TODAY: Gordon has agreed to waive his 10-and-5 no-trade rights beginning on June 16, as per The Associated Press. Talking with MLB.com’s Jeffrey Flanagan and other reporters about the signing, GM Dayton Moore referred to the unusual provision as a way to “eliminate the red tape” and “take out the dynamics of going through the union” if a trade offer from a contender emerged. Moore also implied that Gordon would still have an unofficial veto about any trade proposal, saying “anything we do with Alex, we would have a conversation with him first. It’s really important to know that. It’s always about the players….If you decide together at some point [that a trade] could benefit Alex, you want to have very easy conversations about things.”
JANUARY 22, 5:33pm: Gordon’s contract pays him an extra $500K upon reaching 250 plate appearances, tweets USA Today’s Bob Nightengale. There’s also a $500K assignment bonus in the event that he’s traded, although as a player with 10-and-5 rights, Gordon can veto any proposed swap.
9:15am: The Royals have struck a new deal with outfielder Alex Gordon, as first reported by MLB.com’s Jeffrey Flanagan (via Twitter). The pact is said to guarantee him $4MM for the 2020 season. Righty Heath Fillmyer was designated for assignment to create roster space.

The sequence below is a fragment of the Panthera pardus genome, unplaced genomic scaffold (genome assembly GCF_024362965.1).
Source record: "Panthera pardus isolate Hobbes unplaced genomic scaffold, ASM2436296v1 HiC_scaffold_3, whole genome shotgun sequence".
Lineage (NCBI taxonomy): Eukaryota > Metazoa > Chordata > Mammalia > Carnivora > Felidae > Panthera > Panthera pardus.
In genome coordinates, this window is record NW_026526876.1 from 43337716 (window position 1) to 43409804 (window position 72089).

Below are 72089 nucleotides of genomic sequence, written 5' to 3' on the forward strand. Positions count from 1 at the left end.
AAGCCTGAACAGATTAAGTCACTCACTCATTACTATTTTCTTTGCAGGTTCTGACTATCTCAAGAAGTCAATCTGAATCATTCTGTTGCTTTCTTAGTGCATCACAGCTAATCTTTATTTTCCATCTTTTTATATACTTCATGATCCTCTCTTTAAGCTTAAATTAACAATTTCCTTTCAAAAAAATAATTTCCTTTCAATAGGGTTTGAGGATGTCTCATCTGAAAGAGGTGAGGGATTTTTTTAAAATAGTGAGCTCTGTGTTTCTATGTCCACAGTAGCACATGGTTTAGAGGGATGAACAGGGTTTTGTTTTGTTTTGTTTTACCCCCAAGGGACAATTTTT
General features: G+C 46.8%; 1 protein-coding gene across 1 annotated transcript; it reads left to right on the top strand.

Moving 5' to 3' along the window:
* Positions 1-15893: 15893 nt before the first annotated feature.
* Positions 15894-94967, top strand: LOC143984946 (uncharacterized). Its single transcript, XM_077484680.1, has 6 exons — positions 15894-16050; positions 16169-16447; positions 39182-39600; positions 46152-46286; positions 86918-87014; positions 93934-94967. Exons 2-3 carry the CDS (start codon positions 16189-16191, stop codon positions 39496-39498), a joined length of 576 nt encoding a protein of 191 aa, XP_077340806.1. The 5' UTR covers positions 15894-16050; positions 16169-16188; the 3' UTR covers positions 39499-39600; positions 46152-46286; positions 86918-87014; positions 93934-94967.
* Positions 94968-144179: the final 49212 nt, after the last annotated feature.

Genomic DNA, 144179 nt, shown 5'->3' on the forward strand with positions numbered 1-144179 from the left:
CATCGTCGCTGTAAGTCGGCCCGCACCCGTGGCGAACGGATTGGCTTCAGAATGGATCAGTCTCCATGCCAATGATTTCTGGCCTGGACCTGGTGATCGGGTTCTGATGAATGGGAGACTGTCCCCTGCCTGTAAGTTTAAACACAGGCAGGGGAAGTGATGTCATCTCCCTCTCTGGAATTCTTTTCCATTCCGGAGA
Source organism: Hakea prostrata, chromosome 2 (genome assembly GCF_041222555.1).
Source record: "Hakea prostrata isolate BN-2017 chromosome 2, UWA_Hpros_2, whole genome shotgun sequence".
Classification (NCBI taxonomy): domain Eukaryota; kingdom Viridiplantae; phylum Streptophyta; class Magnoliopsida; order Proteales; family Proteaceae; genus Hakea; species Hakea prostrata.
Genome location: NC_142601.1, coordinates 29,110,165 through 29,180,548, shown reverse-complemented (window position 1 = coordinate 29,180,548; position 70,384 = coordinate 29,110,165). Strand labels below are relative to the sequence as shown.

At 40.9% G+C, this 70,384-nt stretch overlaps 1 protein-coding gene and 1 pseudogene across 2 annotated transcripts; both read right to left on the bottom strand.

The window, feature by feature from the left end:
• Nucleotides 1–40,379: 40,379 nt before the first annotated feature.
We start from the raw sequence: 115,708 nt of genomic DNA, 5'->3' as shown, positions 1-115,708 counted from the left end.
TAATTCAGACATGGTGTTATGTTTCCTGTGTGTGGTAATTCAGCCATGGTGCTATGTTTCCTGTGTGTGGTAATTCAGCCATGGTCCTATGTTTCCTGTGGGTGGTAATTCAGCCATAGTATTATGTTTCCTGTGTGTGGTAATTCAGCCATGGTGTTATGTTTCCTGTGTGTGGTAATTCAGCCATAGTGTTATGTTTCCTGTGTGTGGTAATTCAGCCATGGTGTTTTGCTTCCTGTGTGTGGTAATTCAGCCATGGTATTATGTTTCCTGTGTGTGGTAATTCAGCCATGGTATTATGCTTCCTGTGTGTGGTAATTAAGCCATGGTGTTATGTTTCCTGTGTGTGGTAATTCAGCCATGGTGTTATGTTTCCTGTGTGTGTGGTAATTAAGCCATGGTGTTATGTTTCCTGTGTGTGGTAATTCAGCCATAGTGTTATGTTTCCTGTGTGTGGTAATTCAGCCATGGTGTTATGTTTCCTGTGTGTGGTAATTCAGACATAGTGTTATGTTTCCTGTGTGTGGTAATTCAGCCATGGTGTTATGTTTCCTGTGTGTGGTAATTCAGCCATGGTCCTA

Gordon’s second free agent return to Kansas City comes with less drama and a much lower cost than did his prior one. The veteran previously inked a four-year deal in January of 2016, all but ensuring he’d never wear another uniform.
Entering the 2019-20 offseason, the only question was whether Gordon would decide to continue his career for an additional season. He and the K.C. organization decided upon at least one more.
That aforementioned contract hasn’t worked out at all from an on-field perspective. Gordon, who’ll soon turn 36, has yet to turn in even an average offensive campaign under the new deal. He carries an ugly .237/.320/.366 batting line over the four-season span.
On the other hand, Gordon has continued to turn in sterling defensive work in the outfield. And his bat did trend up in 2019, as he slashed .266/.345/.396 (96 wRC+) with 13 home runs.
While there was never any chance the Royals would pick up a high-priced option over Gordon, it’s not hard to understand the rationale for this move. The money, roster spot, and playing time surely could’ve been appropriated elsewhere, but every team needs some veterans around and the Royals are as familiar and comfortable with Gordon as any club could be with any player.
As for Fillmyer, the 25-year-old has thrown 104 2/3 MLB frames over the past two seasons, working to a 5.07 ERA with 6.2 K/9 and 3.8 BB/9. He turned in solid results while working his way through the farm, but has also struggled at the Triple-A level, where he owns a 5.48 ERA over 116 2/3 innings in 2018-19.
Photo courtesy of USA Today Sports Images.